With rainfall forecast for most of Australia’s cotton growing regions over the coming days and weeks, the cotton industry urges all farmers to take action to prevent off-target spray drift.
Cotton is particularly susceptible to damage from Group I herbicides, such as 2,4-D, and the risk is heightened following rainfall. At least 60,000 hectares of cotton was damaged last season, affecting more than 20% of the nation’s cotton crop.
Cotton Australia CEO Adam Kay says that while widespread damage to cotton has been avoided to date this season, we encourage all farmers to use best practice guides and tools to prevent damage to neighbouring farms from off-target spray drift.
“Expected rainfall brings with it the added risk of off-target spray drift from crop and fallow spraying, especially with the record grain harvest wrapping up,” Mr Kay says.
“There is a significant amount of cotton in the ground already this season, and we expect that more than 500,000 hectares will be under production. Cotton is also being planted in some areas where it hasn’t been grown before, or at least not for a few seasons, because of good conditions.”
“Cotton growers understand that weed control is important, but so is respecting your neighbours and their ability to earn an income from the land.”
“All spray applicators should adhere to label requirements, check the conditions and – if unsure – they should seek additional advice before spraying. Look out for surface temperature inversions that may cause spray drift, particularly from sunset to after sunrise.”
“It is also important for all spray applicators to check CottonMap online before undertaking crop protection activities.”
“The vast majority of Australian cotton growers map their fields using CottonMap and more than 450,000 hectares has been mapped to date this season. We also remind cotton growers, farm managers, consultants, agronomists and contractors to input their cotton fields into CottonMap and help protect their crop.”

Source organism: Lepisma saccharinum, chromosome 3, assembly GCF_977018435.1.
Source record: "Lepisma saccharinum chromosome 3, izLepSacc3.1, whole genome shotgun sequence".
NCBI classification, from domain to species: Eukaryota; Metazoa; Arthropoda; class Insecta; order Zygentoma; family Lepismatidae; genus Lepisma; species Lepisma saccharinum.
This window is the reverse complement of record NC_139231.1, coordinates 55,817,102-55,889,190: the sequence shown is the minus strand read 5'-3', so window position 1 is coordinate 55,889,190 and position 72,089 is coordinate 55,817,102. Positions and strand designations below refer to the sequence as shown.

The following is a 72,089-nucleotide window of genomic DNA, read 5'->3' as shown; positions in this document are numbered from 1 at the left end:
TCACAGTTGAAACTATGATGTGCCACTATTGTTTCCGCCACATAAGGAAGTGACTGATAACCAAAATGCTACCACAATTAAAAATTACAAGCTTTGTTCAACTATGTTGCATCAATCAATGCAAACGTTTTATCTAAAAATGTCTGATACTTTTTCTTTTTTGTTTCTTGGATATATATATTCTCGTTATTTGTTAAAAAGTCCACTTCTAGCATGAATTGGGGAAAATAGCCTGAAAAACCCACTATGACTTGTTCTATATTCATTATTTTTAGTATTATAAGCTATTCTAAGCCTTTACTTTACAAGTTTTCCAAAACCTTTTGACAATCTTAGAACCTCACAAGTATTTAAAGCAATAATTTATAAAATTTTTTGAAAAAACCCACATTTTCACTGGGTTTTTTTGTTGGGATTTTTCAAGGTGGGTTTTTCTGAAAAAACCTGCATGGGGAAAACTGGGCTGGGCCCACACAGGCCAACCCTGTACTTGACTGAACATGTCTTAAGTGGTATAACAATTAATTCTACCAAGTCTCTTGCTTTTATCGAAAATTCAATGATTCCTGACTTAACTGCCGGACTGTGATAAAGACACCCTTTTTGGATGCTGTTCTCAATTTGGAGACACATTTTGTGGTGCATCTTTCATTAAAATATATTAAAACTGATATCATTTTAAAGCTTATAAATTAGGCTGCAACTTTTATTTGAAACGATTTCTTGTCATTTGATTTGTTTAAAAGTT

Mr Kay says farmers should use this four-point checklist when preparing to spray, particularly Group I herbicides such as 2,4-D:
1. Know what to do:
- Read and follow label instructions – it is a legal requirement
- Ensure spray applicators are fully trained and accredited
2. Check the conditions before spraying:
- Monitor conditions before, during and after spraying
- Do not spray when there is a surface temperature inversion – strongest between midnight and sunrise – or when wind speeds are very low
3. Consider your neighbours:
- Check www.cottonmap.com.au for cotton fields that could be impacted by drift – spray droplets can travel further than 20km
- Notify your neighbours of your spray plan
4. Adjust your spray equipment:
- Select nozzles that produce coarse or large droplets and use them in accordance with the manufacturer’s specifications
- Minimise boom height when spraying and slow down – high speeds significantly increase potential for drift
When using insecticides, farmers are encouraged to check the BeeConnected website – www.BeeConnected.org.au – made available by CropLife Australia to connect with registered beekeepers, enabling two-way communication on the location of hives and crop protection product activities.
More information on spray drift is available at the following sites:
- CottonMap website: www.cottonmap.com.au
- Cotton Australia website: www.cottonaustralia.com.au
- Spraywise Decisions website: www.spraywisedecisions.com.au
- CropLife Australia best practice reference guide: www.croplife.org.au
- Grains Research and Development Corporation website: www.grdc.com.au
CottonMap is a collaboration between Cotton Australia, Nufarm Australia Limited, the Cotton Research and Development Corporation (CRDC) and the Grains Research and Development Corporation (GRDC).
Cotton Australia is the peak representative body for Australia’s cotton growing industry.
Cotton Australia media contacts:
CEO, Cotton Australia
0437 695 222